overruns it is necessary to re-fix new dates which may be some weeks or months later.
In this case, the option of starting the trial later but then running it continuously into
succeeding days not currently reserved for this trial is not available.”


There was a peremptory order made in relation to preparation of the bundle.  A compliant bundle was not served in time.  The judge considered the nature of the breach.  The claimant originally attempted to pin some blame on the defendants, this assertion was later withdrawn.

“The breach of the direction about the trial bundle is, perhaps, the most serious
immediate matter in that it crucially affects the trial going ahead. On 28 September
2022, I gave directions, with sanctions, laying down a procedure for agreeing trial
bundle indices and for service of the trial bundle. The latter direction was that the main
trial bundle had to be served by 4pm on Monday 10 October 2022 and that in default
the claim was struck out. This was prompted by two considerations: first, the
imminence of the trial. The date was set on the basis that this was the last possible date
for service of a trial bundle allowing for enough time for trial preparation so that the
trial could go ahead efficiently and fairly. There was simply no room for slippage.
Secondly, there had been a series of repeated failures by the claimant to meet deadlines
either imposed by the court or by agreement with the other parties or which he had
promised to meet. Indeed, the skeleton argument of counsel for the claimants dated
10 October 2022 and sent to me at 13:42 that day itself asserted in paragraph 7:
“There is no reason why the trial cannot proceed. C’s Counsel indicated at the
28/9/22 PTR that she would require the trial bundle by 10/10/22 (today) in order
to properly prepare for trial. She will have the trial bundle by 4pm on 10/10/22,
as ordered. The Ds therefore have no reason not to properly prepare for trial.”
18. However, this paragraph does not reveal the full position. Paragraph 3 of the skeleton
argument also said:
“It is understood that the trial bundle will be served today in time. Therefore, the
case is ready for trial, subject to skeletons being prepared by Counsel. The only
remaining issue is that it is understood that the annotated cross-referencing in the
trial bundle has not been completed – in part because the Ds’ solicitor has not (as
required by the Chancery Guide) provided the Ds’ witnesses statements with
cross-referencing. The point about the 10/10/22 deadline for the trial bundle was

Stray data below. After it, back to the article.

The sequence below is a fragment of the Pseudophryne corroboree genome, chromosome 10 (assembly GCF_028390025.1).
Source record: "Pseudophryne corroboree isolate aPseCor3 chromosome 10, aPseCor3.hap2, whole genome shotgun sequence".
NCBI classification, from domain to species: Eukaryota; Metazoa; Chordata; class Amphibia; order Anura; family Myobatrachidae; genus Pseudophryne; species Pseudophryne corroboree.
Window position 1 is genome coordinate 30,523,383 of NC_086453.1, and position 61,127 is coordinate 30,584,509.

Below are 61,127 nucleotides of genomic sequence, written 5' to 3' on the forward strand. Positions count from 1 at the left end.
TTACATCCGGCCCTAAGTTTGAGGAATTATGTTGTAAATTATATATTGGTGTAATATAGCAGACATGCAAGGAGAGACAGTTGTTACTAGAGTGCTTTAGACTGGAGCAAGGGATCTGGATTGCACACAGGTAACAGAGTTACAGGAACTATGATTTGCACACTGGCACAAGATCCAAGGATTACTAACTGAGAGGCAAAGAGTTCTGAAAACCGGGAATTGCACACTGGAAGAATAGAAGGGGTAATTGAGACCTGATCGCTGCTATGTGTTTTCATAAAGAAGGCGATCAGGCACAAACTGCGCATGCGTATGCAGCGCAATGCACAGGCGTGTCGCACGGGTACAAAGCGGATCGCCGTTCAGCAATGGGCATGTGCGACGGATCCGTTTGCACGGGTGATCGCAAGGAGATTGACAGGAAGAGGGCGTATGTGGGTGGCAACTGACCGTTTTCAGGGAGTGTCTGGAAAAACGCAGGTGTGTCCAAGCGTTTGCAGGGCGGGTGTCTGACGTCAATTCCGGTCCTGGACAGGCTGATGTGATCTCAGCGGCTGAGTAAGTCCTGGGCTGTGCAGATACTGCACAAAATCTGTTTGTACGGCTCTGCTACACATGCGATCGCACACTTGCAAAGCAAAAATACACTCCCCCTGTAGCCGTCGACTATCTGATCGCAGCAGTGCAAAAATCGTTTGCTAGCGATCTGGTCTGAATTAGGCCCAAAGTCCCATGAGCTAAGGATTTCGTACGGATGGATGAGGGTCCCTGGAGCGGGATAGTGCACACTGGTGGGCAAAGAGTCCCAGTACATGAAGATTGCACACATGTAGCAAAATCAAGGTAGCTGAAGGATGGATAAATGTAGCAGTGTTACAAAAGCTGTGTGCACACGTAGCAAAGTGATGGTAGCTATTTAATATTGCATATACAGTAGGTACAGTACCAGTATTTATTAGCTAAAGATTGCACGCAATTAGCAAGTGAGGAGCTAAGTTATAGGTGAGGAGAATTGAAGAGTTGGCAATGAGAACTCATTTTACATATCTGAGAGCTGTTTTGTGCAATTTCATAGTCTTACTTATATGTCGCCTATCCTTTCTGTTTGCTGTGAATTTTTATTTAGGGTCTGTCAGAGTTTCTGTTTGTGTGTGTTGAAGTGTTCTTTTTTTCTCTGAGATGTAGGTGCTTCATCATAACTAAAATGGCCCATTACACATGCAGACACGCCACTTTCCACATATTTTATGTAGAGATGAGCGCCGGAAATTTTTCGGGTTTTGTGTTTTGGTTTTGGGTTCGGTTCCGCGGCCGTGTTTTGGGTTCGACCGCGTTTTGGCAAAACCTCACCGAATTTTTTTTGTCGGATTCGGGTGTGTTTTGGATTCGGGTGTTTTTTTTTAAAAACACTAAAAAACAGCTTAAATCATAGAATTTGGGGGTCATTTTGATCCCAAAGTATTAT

so that Counsel can prepare their skeletons, as Counsel for the Ds pointed out at
the 29/8/22 hearing. With the service of the trial bundle today Counsel should be
in a position to prepare for the trial. It is anticipated that, by 14/10/22, a fully
cross-referenced bundle can be provided to Counsel, assuming there is cooperation between solicitors – and if an order is needed to substitute the trial bundle for one with cross references then that is sought.”

19. The allegation that the defendants were in part to blame for the non- preparation of a
proper trial bundle was subsequently withdrawn. In fact, the defendants had not been
provided with the draft bundles to enable them to do that.

20. By email sent at 16:11 on 10 October 2022, I received an application notice and draft
order from the claimant’s solicitors seeking relief from sanction and an extension of
time to serve properly cross- referenced and indexed trial bundles by 4pm on 13 October

21. As the evidence in support was fairly brief and set out in the application notice, it is
quickest and easiest if I set it out in full (so far as relevant):
“2. …..I and my team at Irwin Mitchell have been hard at work since the last
hearing on 28 September 2022 (“Hearing”) to comply with the terms of the 28
September 2022 order (“Order”). I can confirm that, with the exception of the
trial bundle, I have served all of the documents on the Defendants as required by
the Order.
3. Shortly after the Hearing I assembled a team of junior lawyers to assist me in
complying with the deadlines in the Order. I was also assisted by a senior lawyer
(my supervisor) who assisted me with some of the court applications required by
the Order. I had anticipated that the Claimant would be in a position to comply
with all of the deadlines before 4pm on 10 October 2022.

4. By 7 October 2022 I had received back 4 of the 6 trial bundles marked “A”,
“B”, “C” and “D” (comprising the relevant court documents, the parties’
witness statements and the relevant correspondence). I was expecting to receive
the remaining two bundles by 9pm on 7 October 2022. These bundles contain the
key financial documents in the case (one bundle marked “E”) and the other
relevant documents (another bundle, marked “F”). Our document production
team (a team of support staff trained in the production of court bundles) was
working on the two remaining bundles. Unfortunately due to work pressures on
that team and them misreading my instructions the bundles were not prepared by
9pm as I had anticipated, and I was informed that neither bundle was ready.
Neither the document production team nor any of our junior lawyers work over
the weekend.
5. As a result, I have been forced to prepare the two remaining bundles myself. I